DUBAI // The release of 22 hostages on the MV Albedois in jeopardy because of a dispute over the amount of ransom money that has been promised and raised, negotiators said yesterday.
The Malaysian-flagged cargo vessel was seized by Somali pirates in November 2010 in the Gulf of Aden after setting sail for Kenya from Jebel Ali.
Negotiations in Dubai between a security team from Malaysia and Somali tribal leaders this week were intended to break the impasse with the pirates.
The talks sought the assistance of the influential Somali leaders in securing the release of the sailors, who have been held captive for the past 19 months.
"Negotiations were going well, but the elders and the team need to know when the money will be delivered by the Pakistani side," said Omid Khosrojerdi, the Iranian owner of the vessel.
"The Malaysian security team is now handling negotiations and they have said the money can be delivered to a secure account. Until this is done, it will put everything in danger."
Meanwhile, the Pakistani segment of the negotiating team has asked for details of the total ransom amount that has been collected so far.
Seven Pakistanis, seven Bangladeshi, six Sri Lankans, an Indian and an Iranian are being held on the MV Albedo. One Indian sailor died due to lack of medicine.
Initial reports suggested the Malaysian and the Pakistani side would each contribute about half of the US$2.85 million (Dh10.4m) ransom amount demanded by the pirates.
In a nationwide drive, the wives and children of the Pakistani hostages took their appeal to the roads, in front of mosques and on television. A group of philanthropists, businessmen and relatives announced on May 15 that they had raised part of the ransom amount.
While Mr Khosrojerdi said the amount collected was $1.7m, the Pakistani group said it was $1.1m.
Ahmed Chinoy, the chairman of the Citizens-Police Liaison Committee in Karachi, who helped relatives to raise funds and aided negotiations, also called for details about the remaining amount raised by other countries and the ship's owner.
"We are ready at our end with $1.1m. We are requesting other nationalities and the owner to get back about the rest of the money," Mr Chinoy said.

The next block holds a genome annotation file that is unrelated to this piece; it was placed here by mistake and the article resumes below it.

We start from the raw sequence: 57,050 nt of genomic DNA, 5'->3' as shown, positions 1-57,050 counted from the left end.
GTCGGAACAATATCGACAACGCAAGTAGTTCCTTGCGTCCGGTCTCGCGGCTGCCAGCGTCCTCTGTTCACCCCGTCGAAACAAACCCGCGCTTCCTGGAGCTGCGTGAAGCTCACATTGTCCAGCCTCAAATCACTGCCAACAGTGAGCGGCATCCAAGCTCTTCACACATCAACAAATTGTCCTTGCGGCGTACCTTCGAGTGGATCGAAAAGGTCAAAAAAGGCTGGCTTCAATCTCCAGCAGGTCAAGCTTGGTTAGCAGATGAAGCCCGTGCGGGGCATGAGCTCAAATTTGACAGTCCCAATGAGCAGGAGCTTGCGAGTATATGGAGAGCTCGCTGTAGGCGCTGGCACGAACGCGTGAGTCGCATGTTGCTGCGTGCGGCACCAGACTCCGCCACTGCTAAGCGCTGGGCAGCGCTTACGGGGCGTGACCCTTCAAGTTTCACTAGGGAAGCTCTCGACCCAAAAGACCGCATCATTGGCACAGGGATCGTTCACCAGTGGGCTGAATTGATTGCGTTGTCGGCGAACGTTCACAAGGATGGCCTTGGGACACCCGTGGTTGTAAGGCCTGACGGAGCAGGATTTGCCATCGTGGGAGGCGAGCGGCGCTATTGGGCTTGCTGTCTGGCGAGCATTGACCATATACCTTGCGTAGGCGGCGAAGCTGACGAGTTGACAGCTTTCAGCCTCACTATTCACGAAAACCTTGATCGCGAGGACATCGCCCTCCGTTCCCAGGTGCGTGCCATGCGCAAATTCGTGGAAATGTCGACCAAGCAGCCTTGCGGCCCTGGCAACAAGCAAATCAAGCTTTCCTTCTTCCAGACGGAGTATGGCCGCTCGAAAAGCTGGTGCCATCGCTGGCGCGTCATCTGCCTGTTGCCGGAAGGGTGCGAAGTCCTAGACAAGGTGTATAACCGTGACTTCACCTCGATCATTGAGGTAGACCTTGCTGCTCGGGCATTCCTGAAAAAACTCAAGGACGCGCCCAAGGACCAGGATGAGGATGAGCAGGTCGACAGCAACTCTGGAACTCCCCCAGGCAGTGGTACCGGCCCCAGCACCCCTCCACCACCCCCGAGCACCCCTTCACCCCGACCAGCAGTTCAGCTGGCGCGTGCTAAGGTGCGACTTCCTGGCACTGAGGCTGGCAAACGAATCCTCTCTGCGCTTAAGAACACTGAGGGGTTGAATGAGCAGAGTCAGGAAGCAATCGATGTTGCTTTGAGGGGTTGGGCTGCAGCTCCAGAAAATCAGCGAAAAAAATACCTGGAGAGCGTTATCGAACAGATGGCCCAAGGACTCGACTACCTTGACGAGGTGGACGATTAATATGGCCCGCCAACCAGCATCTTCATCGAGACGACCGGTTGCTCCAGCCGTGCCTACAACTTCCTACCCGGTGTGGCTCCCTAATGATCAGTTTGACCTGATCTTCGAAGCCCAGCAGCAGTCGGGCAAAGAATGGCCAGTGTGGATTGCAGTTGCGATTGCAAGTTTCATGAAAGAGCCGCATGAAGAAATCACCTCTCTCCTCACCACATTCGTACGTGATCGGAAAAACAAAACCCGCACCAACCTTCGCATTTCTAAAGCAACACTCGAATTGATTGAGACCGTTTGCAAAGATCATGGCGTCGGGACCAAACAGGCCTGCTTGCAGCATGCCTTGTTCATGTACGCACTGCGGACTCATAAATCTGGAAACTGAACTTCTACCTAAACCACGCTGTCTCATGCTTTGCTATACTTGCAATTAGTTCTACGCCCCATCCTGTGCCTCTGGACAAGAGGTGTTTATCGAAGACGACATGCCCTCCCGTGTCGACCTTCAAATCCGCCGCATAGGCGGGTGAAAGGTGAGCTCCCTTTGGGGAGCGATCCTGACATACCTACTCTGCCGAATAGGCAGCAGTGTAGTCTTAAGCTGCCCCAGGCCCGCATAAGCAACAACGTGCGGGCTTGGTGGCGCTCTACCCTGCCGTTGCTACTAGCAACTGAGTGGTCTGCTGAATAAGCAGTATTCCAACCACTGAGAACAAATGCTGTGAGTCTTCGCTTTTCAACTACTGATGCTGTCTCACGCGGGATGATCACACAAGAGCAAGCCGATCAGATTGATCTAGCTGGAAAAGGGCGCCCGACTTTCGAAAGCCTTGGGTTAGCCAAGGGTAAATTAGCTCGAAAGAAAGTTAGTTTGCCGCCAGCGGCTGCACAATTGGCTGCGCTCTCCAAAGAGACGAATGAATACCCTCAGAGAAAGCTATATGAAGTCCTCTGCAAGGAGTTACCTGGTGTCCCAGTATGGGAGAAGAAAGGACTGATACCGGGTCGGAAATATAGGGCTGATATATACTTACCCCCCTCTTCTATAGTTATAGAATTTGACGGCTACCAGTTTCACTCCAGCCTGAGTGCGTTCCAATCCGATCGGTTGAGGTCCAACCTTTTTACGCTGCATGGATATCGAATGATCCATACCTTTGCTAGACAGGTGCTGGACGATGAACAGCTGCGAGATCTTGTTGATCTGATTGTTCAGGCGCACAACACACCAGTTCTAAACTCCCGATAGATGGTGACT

"We've had promises made but those promises have not been met. The figure of $2.85m was finalised on March 22. Since then we desperately tried to raise funds and we collected $1.1m.
"It was a huge amount for us. The balance was supposed to be done by other nationalities and the owner."
Mr Khosrojerdi declined to give details of funds raised on the Malaysian side or how the money would reach the pirates, because state agencies were also involved in the negotiations.
"I cannot mention the amount exactly from this side and how it will be covered, but it is being handled," he said.
The payment of ransom to Somali pirates is a sensitive subject for most governments who do not want to be perceived as succumbing to blackmail from them. The United Nations Security Council last year called on member states to criminalise piracy.
But families say non-payment would lead to hostages being killed.
Meanwhile, relatives continued to worry about the safety of the crew, with persistent threatening calls from pirates warning of the men being beaten up and starved.
Relatives of Sri Lankan hostages have been calling the Malaysian and Pakistani teams to ask if money should be raised individually for each hostage.
Mr Chinoy said there was pressure from the pirates to release the money that the Pakistanis had raised to free their countrymen.
"For the last few weeks the pirates have been demanding that we pay them whatever money we have and they will release the Pakistani crew," he said.
"I'm reluctant to accept the offer because we collected the money in the name of all the 22 crew and my commitment is to release all the crew.
"So far I've said we shouldn't be part of that and we must try to get everyone released because the lives of the others will be in danger."